In the same way, "frugal Christmas" is off-putting to some people. Why would you want to hold back financially during a time of celebration?
The answer to that can be anything from "we're broke" to "we're being more intentional." But the truth of our generally-pretty-wealthy culture is that we usually have enough right around us to have a pretty good holiday. Enough food. Enough things to decorate with. Enough to wear. Enough entertainment. More than enough. Like homeschoolers who discover the wealth of their own books, like new parents who figure out that they don't need swings and special bathtubs, there is no sacrilege at Christmas in not hanging holiday towels, or in eating cereal or eggs for breakfast instead of making a multi-layered slow-cooker casserole.
1. Most obviously: use the holiday things you've stored. Tablecloths, wreaths, LPs or CDs, stockings. Our tree is several years old, and we have ornaments that are older than we are. I have been known to put out Christmas cards that were received in years past, especially those with a meaningful message or from someone we loved.
2. Use "non-Christmas" things you have. Focus on light and warmth. Bring out things like white glass and china, baskets, candles, wooden bowls, Mason jars, a dark green tablecloth. Going in a less traditional, more spiritual direction, you could display a thoughtful piece of artwork.a fill-a-bag rummage sale we went to on Hallowe'en.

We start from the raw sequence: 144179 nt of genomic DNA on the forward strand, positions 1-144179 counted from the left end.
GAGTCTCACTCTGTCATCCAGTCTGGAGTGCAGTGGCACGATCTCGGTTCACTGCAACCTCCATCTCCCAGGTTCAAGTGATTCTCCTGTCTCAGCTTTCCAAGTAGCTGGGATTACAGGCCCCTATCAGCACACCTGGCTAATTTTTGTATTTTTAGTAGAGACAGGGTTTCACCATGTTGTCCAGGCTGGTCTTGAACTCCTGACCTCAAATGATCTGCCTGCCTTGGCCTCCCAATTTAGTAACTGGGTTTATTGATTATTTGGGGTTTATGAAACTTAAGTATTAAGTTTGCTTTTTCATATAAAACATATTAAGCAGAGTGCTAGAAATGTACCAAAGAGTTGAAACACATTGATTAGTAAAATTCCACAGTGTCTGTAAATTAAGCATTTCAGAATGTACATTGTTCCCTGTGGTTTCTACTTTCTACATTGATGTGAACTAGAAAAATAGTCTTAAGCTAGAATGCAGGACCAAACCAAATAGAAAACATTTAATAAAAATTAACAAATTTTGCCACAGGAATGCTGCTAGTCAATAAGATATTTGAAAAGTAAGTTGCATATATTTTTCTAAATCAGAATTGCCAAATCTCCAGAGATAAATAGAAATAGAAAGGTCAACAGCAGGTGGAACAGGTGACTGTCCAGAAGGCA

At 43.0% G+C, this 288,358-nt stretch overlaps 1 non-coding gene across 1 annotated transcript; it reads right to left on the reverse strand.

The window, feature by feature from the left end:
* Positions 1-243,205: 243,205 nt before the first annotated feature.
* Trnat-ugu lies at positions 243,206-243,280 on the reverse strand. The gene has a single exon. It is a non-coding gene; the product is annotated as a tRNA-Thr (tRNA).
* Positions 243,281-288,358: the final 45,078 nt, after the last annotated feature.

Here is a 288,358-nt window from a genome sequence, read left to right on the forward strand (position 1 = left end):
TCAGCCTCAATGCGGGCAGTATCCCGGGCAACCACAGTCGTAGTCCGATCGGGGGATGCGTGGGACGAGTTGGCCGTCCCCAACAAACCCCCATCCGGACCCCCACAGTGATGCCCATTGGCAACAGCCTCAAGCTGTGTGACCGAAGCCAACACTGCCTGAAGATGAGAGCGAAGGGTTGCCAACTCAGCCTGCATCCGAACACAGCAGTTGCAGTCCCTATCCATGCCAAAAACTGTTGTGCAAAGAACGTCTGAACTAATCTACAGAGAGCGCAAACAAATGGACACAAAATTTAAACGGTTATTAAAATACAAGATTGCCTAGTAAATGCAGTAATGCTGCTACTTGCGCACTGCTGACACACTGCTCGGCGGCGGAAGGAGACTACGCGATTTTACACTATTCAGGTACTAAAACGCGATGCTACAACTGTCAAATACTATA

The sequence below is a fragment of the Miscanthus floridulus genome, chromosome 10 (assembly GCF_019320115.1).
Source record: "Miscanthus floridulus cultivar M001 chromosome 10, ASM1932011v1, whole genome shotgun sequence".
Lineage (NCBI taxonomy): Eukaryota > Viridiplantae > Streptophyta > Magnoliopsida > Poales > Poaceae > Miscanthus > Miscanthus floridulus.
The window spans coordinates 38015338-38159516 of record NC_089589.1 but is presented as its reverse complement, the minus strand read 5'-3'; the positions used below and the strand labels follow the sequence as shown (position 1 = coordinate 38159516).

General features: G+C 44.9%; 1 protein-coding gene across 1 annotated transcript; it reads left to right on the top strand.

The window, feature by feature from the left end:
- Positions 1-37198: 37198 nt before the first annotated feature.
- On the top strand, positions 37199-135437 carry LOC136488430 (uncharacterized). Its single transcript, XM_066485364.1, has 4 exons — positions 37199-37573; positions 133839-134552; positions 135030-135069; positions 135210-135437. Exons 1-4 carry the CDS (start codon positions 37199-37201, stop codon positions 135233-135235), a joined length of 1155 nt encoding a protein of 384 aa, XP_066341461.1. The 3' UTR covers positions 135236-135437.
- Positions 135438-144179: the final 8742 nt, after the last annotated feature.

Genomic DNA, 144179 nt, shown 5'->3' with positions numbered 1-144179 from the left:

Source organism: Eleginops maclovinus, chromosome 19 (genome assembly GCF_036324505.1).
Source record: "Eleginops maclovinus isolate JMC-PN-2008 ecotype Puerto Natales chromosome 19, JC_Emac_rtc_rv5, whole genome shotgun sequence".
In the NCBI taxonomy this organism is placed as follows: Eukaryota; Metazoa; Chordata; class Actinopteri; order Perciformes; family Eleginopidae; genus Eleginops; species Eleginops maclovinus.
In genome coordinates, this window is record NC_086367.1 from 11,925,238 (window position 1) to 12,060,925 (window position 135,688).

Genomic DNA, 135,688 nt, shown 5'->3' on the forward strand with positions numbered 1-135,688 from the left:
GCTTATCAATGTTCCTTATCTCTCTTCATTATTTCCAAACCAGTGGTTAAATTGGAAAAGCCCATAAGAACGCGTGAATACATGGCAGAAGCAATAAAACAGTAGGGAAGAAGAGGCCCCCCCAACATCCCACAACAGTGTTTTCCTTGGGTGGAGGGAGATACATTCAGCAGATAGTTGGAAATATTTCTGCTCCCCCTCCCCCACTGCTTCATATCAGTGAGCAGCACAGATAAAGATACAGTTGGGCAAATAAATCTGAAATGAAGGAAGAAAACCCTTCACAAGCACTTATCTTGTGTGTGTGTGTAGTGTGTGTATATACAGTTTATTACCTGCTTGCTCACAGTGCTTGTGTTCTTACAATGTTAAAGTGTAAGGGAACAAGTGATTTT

6. If your family doesn't like super-fancy food or baking, don't do it; make familiar foods that they do enjoy. What's wrong with chocolate-chip cookies and Rice Krispie Treats, if that's what you like, or Grandpa likes? It's like that story from Doris Janzen Longacre's More With Less book, about how her grandmother frosted cakes only for special occasions, her mother used frosting more often but only on the top, and she herself frosted her cakes all over and made extra icing for her bowl-lickers. To quote my other frugal mentor, Amy Dacyczyn, sometimes we need to create margin, back off from our culture's "perpetual feast," so that we can appreciate things that used to be treats.
8. Use what's around your house...literally. I think it was on the Prudent Homemaker blog recently where someone mentioned decorating a tree that was right outside their glass doors.
9. Wear clothes you already have, especially if you are not expecting or expected to do a lot of upscale partying. Honestly, the closest I got this year to a "holiday party" was going to church and a couple of family events. I bought a red sweater dress at the thrift store, long before Christmas, and there was a green scarf in my stocking, so there you go.